The Kenya Editors’ Guild (KEG) has expressed concern over difficulties facing the Kenyan media since onset of the Covid-19 pandemic.
KEG Executive Council yesterday said journalists are facing double danger of infection as frontline workers while being victims of the economic travails facing media houses.
“Since the Covid-19 pandemic hit Kenya, media houses have been laying off journalists and support staff, and enforcing pay cuts. The pandemic exacerbated an already dire situation, with more than 300 journalists having lost their jobs in the past nine months,” Churchill Otieno (pictured) , the KEG president said.
He said the guild understood that the measures were necessary during a period of drastic decline in revenue.
“Some media houses may have to shut down altogether if they do not find ways to survive until the pandemic ends,” he said.
He however noted that some of the austerity measures were being implemented in ways that were unfair, and in the long run would harm the practice of journalism in Kenya.
Otieno said there were indications that some media houses may be taking advantage of Covid-19 to enforce layoffs and salary cuts.
“We are also distressed by the unprofessional methods employed by some, such as notifying employees by SMS, that they have been retrenched. Laying off workers is not a matter to be treated casually,” he said.
He added that letting go of workers should involve a humane, caring and participatory process, together with supportive measures, such as counselling, psycho-social support and preparation for change.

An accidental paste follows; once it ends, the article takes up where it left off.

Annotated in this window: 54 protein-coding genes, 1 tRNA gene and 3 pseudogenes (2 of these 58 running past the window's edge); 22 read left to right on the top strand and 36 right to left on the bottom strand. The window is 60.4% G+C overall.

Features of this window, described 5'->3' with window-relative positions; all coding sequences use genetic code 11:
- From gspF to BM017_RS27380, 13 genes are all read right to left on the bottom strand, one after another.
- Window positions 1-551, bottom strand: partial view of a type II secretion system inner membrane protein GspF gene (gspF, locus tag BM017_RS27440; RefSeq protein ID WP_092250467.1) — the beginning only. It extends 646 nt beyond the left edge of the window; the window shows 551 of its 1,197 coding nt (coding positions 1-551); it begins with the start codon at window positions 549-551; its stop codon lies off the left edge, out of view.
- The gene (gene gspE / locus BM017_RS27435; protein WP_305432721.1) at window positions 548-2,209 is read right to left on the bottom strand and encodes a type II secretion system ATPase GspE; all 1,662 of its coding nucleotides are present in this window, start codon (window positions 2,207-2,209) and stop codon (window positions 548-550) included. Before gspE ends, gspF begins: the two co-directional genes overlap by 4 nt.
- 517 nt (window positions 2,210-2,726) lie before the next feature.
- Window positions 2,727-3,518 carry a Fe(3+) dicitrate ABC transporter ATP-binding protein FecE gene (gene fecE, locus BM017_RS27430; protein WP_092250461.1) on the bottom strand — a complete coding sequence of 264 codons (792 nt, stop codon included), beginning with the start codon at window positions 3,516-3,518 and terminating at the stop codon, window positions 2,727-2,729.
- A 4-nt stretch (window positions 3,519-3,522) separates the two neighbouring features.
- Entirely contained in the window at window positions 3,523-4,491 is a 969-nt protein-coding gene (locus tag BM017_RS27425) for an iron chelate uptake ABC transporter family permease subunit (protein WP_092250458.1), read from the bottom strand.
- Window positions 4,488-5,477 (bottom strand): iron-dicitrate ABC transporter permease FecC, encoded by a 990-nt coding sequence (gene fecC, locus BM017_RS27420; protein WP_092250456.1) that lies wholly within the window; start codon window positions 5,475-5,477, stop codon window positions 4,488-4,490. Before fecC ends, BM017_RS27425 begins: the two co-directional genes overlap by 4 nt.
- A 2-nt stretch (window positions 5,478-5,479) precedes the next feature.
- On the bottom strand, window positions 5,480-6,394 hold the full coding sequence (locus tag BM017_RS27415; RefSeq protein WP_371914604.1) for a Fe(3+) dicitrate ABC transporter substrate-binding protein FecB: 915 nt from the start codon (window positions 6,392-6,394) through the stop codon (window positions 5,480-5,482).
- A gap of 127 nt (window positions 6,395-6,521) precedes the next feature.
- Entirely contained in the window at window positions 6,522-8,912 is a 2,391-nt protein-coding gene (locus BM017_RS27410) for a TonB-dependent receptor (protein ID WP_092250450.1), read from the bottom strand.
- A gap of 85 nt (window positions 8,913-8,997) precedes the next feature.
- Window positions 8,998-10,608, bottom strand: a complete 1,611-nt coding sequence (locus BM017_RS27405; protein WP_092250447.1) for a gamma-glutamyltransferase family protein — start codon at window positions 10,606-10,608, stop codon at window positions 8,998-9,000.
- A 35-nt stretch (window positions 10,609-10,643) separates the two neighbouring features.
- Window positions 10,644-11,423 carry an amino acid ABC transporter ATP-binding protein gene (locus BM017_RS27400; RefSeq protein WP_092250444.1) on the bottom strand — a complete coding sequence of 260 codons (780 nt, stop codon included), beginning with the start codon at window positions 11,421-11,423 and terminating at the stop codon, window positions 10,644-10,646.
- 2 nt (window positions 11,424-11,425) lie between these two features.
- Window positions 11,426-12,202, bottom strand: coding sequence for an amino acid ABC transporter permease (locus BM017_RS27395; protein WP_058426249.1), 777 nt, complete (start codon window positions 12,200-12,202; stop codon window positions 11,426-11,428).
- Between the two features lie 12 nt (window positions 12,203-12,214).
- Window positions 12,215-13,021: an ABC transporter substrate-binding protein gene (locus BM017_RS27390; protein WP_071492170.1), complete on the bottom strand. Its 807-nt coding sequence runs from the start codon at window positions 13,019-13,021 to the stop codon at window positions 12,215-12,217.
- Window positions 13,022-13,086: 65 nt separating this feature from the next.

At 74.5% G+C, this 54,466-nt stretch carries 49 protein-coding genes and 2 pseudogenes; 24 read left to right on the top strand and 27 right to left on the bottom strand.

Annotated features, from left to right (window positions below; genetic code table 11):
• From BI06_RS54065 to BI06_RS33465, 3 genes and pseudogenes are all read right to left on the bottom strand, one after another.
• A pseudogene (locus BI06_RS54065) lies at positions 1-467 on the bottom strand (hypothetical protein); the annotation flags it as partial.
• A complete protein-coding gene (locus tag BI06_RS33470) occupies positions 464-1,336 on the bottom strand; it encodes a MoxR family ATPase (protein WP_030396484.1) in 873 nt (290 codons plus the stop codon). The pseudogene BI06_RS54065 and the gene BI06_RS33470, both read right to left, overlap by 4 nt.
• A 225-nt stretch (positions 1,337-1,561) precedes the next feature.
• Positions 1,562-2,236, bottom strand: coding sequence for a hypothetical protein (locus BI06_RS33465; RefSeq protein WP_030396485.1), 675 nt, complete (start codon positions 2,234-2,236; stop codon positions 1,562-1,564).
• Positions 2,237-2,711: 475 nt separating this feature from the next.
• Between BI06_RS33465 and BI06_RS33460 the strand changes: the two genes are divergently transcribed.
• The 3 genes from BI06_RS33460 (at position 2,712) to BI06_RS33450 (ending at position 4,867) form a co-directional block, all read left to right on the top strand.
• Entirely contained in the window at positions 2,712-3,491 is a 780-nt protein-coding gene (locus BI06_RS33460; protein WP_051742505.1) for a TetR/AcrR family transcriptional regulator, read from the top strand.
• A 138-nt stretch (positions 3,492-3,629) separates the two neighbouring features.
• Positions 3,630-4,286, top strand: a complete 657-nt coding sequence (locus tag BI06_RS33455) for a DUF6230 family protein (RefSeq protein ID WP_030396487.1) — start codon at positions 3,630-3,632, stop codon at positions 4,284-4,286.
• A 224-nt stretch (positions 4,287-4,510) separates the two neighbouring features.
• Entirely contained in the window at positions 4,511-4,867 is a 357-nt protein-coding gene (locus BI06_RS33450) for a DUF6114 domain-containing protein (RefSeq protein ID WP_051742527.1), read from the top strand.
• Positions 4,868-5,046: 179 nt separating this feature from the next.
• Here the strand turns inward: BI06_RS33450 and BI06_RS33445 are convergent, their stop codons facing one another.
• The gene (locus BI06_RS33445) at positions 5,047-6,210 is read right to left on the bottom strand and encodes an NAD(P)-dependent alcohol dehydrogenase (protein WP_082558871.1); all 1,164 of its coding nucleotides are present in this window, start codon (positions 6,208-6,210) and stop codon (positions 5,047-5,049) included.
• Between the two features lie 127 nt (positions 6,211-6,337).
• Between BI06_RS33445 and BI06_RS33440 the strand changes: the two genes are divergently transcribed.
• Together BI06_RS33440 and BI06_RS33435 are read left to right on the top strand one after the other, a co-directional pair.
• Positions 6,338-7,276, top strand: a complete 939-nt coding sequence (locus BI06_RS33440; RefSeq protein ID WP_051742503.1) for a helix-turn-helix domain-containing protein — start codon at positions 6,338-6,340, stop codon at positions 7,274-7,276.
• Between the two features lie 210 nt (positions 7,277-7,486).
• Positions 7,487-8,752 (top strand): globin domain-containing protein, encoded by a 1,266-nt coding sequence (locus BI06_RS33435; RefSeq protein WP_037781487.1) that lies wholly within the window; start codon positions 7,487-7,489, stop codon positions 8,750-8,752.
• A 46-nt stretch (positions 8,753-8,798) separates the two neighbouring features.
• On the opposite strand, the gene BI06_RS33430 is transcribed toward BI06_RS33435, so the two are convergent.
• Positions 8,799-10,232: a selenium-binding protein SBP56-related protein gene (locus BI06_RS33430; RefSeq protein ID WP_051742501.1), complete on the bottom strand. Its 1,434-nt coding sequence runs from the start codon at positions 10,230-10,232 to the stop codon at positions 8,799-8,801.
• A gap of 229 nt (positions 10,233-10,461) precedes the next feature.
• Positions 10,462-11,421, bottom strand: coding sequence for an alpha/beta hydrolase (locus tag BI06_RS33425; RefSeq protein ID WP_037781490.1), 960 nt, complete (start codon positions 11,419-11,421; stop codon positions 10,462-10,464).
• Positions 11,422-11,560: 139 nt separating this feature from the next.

“Cruel and inhumane approaches do no credit to the firms concerned and the managers responsible,” he said.
KEG called on all Kenyans to reflect deeply on the state of media, which it said is currently at a crossroads. “The media is the only industry specifically guaranteed constitutional protection. The free flow of information is a right granted to citizens and would not be achieved in an environment where media operations are hindered by economic travails and unjust labour practices,” Otieno added.
He said the media had played its role as a reliable partner in the fight against Covid-19 “by providing true and factual information and countering the deluge of fake news, propaganda and baseless conspiracy theories.”
Various legal notices issued as part of the effort to contain Covid-19 recognise media as an essential service. KEG gave recommendations to ensure the Kenyan media survives Covid-19, which include convening of stakeholders to discuss the state of the media during and post the pandemic.